Academic journal article Defense Counsel Journal

Privilege Claims for the "Bliley" Documents: Mixed Rulings Imperil Basic Principles: When a Congressional Committee Compels Production of Documents and Places Them on the Internet, Is the Claimed Privilege Lost Forever?

Academic journal article Defense Counsel Journal

Privilege Claims for the "Bliley" Documents: Mixed Rulings Imperil Basic Principles: When a Congressional Committee Compels Production of Documents and Places Them on the Internet, Is the Claimed Privilege Lost Forever?

Article excerpt

RECENT rulings by courts in the cigarette product liability litigation address a novel issue concerning the limits of attorney-client privilege and work product protection--the extent to which claims of privilege survive the compelled production of documents in response to a Congressional subpoena.

In 1998, in response to a subpoena from the Commerce Committee of the U.S. House of Representatives, the major tobacco companies produced thousands of documents for which the companies claimed attorney-client privilege and work product protection. The companies produced the documents only after the chairman of the committee, Rep. Thomas Bliley of Virginia, declared that he would not recognize the companies' claims of attorney-client privilege and work product protection and after he threatened to initiate contempt proceedings if the companies failed to produce the documents.

Rep. Bliley later published the documents on the Internet. Plaintiffs in civil litigation against the tobacco companies since then have sought to use the documents in discovery and trial proceedings, arguing that the companies waived or otherwise lost any privileges by producing the documents to Congress.

THE BACKGROUND

The privileged documents the tobacco companies eventually produced to Congress in 1998 were first placed at issue in the State of Minnesota's third party "cost recovery suit" brought in Minnesota state court against the major tobacco companies. In that case, the state and Blue Cross/Blue Shield of Minnesota sought the recovery of Medicaid and other health care expenses spent in treating smoking-related illnesses. The plaintiffs in the case served hundreds of document requests. The companies eventually produced millions of pages of documents but withheld more than 200,000 documents for which they asserted claims of attorney-client privilege and/or work product protection. (1)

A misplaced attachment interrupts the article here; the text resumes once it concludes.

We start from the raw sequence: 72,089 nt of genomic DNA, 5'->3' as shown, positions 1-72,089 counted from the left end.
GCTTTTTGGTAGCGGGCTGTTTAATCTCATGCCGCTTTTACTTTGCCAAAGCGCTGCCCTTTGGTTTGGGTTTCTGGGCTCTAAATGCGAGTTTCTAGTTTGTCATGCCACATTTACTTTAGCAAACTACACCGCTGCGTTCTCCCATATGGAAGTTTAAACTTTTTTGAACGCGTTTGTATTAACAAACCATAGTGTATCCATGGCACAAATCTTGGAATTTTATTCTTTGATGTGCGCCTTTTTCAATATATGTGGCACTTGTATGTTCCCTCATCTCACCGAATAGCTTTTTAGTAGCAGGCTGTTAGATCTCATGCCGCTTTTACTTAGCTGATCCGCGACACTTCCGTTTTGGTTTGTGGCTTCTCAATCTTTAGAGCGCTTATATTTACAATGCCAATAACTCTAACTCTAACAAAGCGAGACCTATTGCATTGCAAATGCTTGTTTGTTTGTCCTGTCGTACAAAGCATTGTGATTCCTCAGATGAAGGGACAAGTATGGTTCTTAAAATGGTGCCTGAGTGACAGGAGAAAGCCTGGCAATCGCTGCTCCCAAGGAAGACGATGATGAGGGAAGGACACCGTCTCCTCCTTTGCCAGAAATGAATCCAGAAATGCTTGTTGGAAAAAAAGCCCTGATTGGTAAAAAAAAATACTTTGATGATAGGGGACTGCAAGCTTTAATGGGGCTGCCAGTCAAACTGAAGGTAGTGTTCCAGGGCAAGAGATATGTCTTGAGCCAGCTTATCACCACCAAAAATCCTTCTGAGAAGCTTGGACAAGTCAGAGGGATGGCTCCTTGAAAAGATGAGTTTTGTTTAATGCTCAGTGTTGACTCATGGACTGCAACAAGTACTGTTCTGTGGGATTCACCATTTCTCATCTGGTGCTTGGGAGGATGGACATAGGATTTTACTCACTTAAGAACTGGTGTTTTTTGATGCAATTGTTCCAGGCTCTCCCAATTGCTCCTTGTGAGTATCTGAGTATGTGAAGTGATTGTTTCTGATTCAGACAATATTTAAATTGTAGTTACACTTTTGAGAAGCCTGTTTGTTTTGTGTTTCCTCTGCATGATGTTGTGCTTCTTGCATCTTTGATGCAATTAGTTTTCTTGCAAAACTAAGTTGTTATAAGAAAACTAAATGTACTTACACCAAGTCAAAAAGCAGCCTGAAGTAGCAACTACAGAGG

After the plaintiffs challenged all of the companies' claims of privilege, the court undertook an unprecedented "sampling" procedure to resolve the privilege challenges. It directed the companies to organize their documents under 14 subject categories, and it appointed a special master to review sample documents from each category and on that basis make category-wide conclusions as to the merits of the privilege claims. After reviewing less than 2 percent of the documents at issue, the special master upheld the privilege claims for 10 of the 14 categories and found that documents in the remaining four categories should be produced. The court thereafter affirmed the special master's findings. (2)

Ultimately, the court ordered the companies to produce approximately 39,000 of these documents to the plaintiffs, affirming the finding that these documents either were not privileged in the first instance or that they should be produced under the crime-fraud exception to the attorney-client privilege. (3) The companies pursued review through the Minnesota appellate courts and the U.S. Supreme Court, but the appeals were unavailing. (4)

The companies produced the documents to the plaintiffs on April 6, 1998, after the expiration of several court-ordered stays, subject to a ruling barring the public release of the documents. (5)

In February 1998, the House Commerce Committee had subpoenaed the 37,000 documents the Minnesota court had ordered produced. The companies responded by asserting claims of attorney-client privilege and work product protection, and the committee deferred enforcing its subpoena while the companies exhausted their appellate remedies in the State of Minnesota case. On April 6, the same day that the companies produced the documents to the plaintiffs in the case, Rep. Bliley stated in a letter to Meyer Koplow of Wachtell, Lipton, Rosen & Katz:

      The claim of privilege for the documents requested in the subpoenas will
   not be recognized. Further, unless the documents in question are produced
   immediately, I intend to proceed with a contempt resolution for enforcement
   of the subpoenas by the House of Representatives. … 
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